Check out other reviews at the TLC website.

Picky Boy: The Kids Are All Right

14th July 2010

When I sat down to watch The Kids Are All Right, my mind was on other things. The pizza I’d just eaten (it was alright)…the Cole Haan shoes I want to buy (I can’t afford them)…the A/C unit we desperately need in our living room (wouldn’t it be nice?).

I simply wasn’t prepared.

Here I sit, two days later, and I cannot stop thinking about this movie. Just a quick synopsis for those of you residing in places where this film probably won’t be released: The Kids Are All Right, written by Lisa Cholodenko, centers around two lesbians, Nic (Annette Bening) and Jules (Julianne Moore), whose two teenage children have decided to exercise their age-determined right to contact the sperm donor (Mark Ruffalo) their moms used to conceive them.

That’s what you could say if someone asks what the film is about. But you’d be underselling it by a long shot.

First things first: The acting is phenomenal.

Though she is wonderful in The Hours and Far from Heaven, it’s so nice to see Julianne Moore successfully tackle a current woman again. Her portrayal of Jules is unnervingly honest and I was reminded of the gritty ‘Moore of yore’ in Magnolia and Boogie Nights …and as to why I regard her as a truly great actress.

Once again, I was charmed by Mark Ruffalo who stole my affection years ago as the bumbling, loveable druggie inYou Can Count on Me.

And Annette Bening is perfection as the uptight, breadwinning and wine-loving matriarch, Nic. Bening, prone to roles in which she gets to stretch her overdramatic muscles (a la American Beauty and Being Julia), unwaveringly steamboats her way through this film, unafraid to knock anyone from her path in quick, concise judo chops of wit & severe candor.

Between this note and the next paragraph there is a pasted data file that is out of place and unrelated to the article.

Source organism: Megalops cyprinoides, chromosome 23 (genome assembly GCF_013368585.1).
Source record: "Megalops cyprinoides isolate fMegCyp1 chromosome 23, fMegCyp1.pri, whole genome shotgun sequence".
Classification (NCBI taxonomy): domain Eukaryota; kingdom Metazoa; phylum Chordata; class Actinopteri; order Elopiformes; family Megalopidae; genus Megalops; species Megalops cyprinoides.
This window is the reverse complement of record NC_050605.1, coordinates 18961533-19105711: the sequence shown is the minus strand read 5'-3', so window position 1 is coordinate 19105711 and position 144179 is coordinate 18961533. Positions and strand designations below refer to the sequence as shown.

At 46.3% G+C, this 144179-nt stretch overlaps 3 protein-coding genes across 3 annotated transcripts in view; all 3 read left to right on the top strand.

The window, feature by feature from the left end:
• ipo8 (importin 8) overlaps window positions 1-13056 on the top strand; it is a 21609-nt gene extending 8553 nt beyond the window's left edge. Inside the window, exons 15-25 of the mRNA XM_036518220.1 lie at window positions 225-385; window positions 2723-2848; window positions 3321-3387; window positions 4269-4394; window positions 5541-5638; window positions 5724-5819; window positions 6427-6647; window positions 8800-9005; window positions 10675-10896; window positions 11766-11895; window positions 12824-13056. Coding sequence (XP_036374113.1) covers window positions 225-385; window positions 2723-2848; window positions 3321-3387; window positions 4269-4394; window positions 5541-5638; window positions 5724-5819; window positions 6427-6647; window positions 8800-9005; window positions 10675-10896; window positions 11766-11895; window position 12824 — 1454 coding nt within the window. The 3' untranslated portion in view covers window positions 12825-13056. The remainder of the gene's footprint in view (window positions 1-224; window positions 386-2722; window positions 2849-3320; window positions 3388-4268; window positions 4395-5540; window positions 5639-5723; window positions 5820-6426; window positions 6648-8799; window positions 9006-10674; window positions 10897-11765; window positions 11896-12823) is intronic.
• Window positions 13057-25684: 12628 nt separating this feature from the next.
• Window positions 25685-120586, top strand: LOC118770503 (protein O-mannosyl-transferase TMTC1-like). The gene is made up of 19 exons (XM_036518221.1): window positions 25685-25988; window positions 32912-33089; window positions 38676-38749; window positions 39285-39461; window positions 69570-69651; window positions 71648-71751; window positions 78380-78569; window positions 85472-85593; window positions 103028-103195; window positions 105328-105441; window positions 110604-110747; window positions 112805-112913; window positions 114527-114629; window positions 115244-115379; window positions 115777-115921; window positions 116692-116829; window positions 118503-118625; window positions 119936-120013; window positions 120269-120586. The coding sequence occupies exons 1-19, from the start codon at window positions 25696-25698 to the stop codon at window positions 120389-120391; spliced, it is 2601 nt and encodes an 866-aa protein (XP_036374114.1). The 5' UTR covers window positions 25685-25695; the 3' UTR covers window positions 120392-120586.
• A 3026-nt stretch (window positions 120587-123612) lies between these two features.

The Kids Are All Right

It would be sophomoric to claim that this movie is a statement about gay couples with children. There are so many currents pulsing through The Kids Are All Right, it is difficult to classify the film. It’s hysterical without pause to beg for laughter and it’s heart-wrenching without device-motivated melodramatic outbursts.

I guess it suffices to say the movie is true. It’s a glimpse into a home, not just a family unit. They have fun together, smother each other, support each other, say hurtful things and do even more hurtful things to each other. They laugh, cry, yell and curse. The parents have sex (gasp, it’s two women!).  The kids holler and stomp up the stairs, screaming (You just don’t understand!). The film boldly and unapologetically explores the complexity of relationships and illuminates what can happen if we become complacent and stop seeing the ones we love when they’re right in front of us.

In one pivotal scene, Jules interrupts her family watching a television program to apologize. Through tears, she explains that “marriage is hard. It’s fucking hard.” And all of a sudden, as a viewer, I was struck with the clamor of the film’s voice. The sexuality and gender of this couple…it’s irrelevant. No one is exempt from making mistakes or above hurting the ones we love (especially the ones we love). Even those who have fought for the right to be with the person they love or to be able to adopt/have children. No matter the partnership, be it a straight or gay couple, committing your life to another person is a process. And it’s hard. Year after year, the game changes. You grow, you learn—about yourself and your partner. Life is in constant flux and the world changes around you. For you to somehow change as a unit…how can one not make mistakes along the way? It’s how we approach the resolution, that’s the key. Is it worth fighting for? Has too much time passed? Were we looking for an out anyway? Can we mend this? There are so many questions when trust is broken. It’s refreshing to see a film approach these issues in a mature, realistic manner.

I strongly recommend seeing The Kids Are All Right, alright? It’s a beautiful film with a lot to say, so listen up. Picky boy out!